In Windows Server 8, file servers that improves on NTFS are given a new file system called ReFS (Resilient File System). ReFS include many new features like enhanced reliability for on-disk structures, built-in resiliency, compatibility with existing APIs and technologies etc. ReFS is intended to convene the present and future needs of Windows storage. Resilient File System has the ability that enables it to store large volumes of data, and handle resiliency to corruption and communal storage puddles across the machines.
Only Windows Server 8, the upgraded version of Windows Server 2008 R2 will include the ReFS. So that means, most of the Windows 8 users shall not be benefitted from this file system or the improvements brought to it. However, before making it available to the public, Microsoft will test it thoroughly. Pointing that ReFS is the storage stack just like other existing file systems, this file system has also been leaked in the internet market. So that says, this is no big deal for the people who are into stealing. ReFS has its foundations on NTFS (New Technology File System) and is said to be the successor of NTFS in Windows 8 server.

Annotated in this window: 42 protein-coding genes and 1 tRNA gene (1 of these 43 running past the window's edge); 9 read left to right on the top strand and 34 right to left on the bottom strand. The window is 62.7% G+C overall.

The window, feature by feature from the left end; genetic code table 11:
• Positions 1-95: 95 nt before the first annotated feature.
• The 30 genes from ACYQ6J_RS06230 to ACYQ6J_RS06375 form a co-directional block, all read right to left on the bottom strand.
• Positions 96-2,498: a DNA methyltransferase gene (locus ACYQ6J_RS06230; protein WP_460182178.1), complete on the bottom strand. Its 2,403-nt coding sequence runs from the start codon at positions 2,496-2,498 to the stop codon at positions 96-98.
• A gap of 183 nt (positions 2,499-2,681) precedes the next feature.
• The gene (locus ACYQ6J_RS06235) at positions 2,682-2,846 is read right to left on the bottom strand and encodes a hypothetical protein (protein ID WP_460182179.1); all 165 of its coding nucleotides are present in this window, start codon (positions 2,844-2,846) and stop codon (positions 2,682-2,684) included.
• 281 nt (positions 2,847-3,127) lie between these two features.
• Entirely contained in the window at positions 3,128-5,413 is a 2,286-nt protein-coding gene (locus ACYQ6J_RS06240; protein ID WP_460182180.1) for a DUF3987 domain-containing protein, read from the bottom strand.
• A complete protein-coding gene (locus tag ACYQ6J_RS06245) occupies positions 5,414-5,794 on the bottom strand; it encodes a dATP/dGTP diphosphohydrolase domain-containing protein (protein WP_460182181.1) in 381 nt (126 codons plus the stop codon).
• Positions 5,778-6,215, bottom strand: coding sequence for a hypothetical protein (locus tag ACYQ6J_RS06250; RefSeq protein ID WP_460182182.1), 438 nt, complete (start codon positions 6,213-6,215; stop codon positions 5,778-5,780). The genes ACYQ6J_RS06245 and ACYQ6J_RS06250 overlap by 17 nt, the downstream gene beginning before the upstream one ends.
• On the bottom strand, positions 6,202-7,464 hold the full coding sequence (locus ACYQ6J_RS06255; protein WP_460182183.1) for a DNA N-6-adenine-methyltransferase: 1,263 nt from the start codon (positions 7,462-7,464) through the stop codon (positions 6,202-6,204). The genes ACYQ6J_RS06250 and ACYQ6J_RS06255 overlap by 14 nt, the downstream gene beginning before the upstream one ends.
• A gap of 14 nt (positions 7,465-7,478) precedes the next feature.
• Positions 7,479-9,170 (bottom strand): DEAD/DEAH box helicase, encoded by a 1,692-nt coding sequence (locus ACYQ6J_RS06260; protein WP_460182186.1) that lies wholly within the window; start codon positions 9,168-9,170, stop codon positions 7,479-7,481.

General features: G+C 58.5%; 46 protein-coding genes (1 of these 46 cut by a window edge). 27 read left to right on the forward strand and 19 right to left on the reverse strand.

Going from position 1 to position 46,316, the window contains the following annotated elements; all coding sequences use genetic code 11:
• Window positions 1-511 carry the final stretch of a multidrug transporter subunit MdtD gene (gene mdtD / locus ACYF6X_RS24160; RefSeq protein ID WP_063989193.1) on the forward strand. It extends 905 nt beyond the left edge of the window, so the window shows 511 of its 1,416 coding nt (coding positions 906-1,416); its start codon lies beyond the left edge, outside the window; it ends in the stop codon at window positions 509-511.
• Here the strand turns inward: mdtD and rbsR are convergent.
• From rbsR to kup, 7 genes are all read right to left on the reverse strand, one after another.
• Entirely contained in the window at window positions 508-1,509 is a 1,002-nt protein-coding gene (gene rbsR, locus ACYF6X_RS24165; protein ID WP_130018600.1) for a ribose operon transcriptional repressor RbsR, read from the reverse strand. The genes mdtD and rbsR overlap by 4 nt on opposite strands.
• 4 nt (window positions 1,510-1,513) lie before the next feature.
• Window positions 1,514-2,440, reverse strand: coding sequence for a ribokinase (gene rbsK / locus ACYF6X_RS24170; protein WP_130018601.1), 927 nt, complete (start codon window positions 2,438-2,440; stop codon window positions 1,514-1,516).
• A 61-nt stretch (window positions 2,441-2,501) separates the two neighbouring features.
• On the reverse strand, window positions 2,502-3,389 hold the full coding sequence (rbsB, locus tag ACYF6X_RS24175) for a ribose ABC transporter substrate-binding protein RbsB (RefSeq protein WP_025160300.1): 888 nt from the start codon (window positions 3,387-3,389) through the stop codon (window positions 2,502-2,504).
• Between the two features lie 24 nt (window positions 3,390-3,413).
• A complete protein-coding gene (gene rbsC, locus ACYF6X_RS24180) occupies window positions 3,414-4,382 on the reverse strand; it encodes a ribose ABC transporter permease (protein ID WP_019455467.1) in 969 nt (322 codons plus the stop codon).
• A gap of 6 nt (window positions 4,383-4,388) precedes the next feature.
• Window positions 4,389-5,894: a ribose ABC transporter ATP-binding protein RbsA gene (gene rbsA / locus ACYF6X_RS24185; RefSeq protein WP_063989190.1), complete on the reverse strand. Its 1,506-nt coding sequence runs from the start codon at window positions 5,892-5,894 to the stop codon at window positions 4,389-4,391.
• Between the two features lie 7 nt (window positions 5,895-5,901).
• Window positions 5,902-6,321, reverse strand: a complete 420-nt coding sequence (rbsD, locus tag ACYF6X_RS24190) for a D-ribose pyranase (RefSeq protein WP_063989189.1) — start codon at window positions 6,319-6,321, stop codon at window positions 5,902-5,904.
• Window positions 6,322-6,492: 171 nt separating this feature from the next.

Windows 8 File transfer system
Among the numerous new features in Windows 8, is the Windows 8 Transfer system which has plenty of advantages over other existing file systems, making it superior among these. All forms of disk corruption, data transfer, data spring support for performance, and copy-on-write which is a write model in Windows8 are detected by this Windows 8 file transfer technology. Microsoft used this Copy on Write concept and Volume shadow copy in its SQL server products that enables to take very quich snapshots of very large data sheets.
Nevertheless, ReFS in Windows 8 also have certain drawbacks. The major ReFS drawbacks are that it cannot be used on a removal media like USB or CDs and it can’t be used to reboot an operating system. For now, Resilient File System is just designed only with the aim of storing data in Windows 8 operating system. The ReFS is now going to be released as a part of Windows Server 8.
Until the final version of the operating system is out in the market, nothing can be finalized about its success and performances. After all, the users are the one to decide in spite of all forward pulls for this new OS.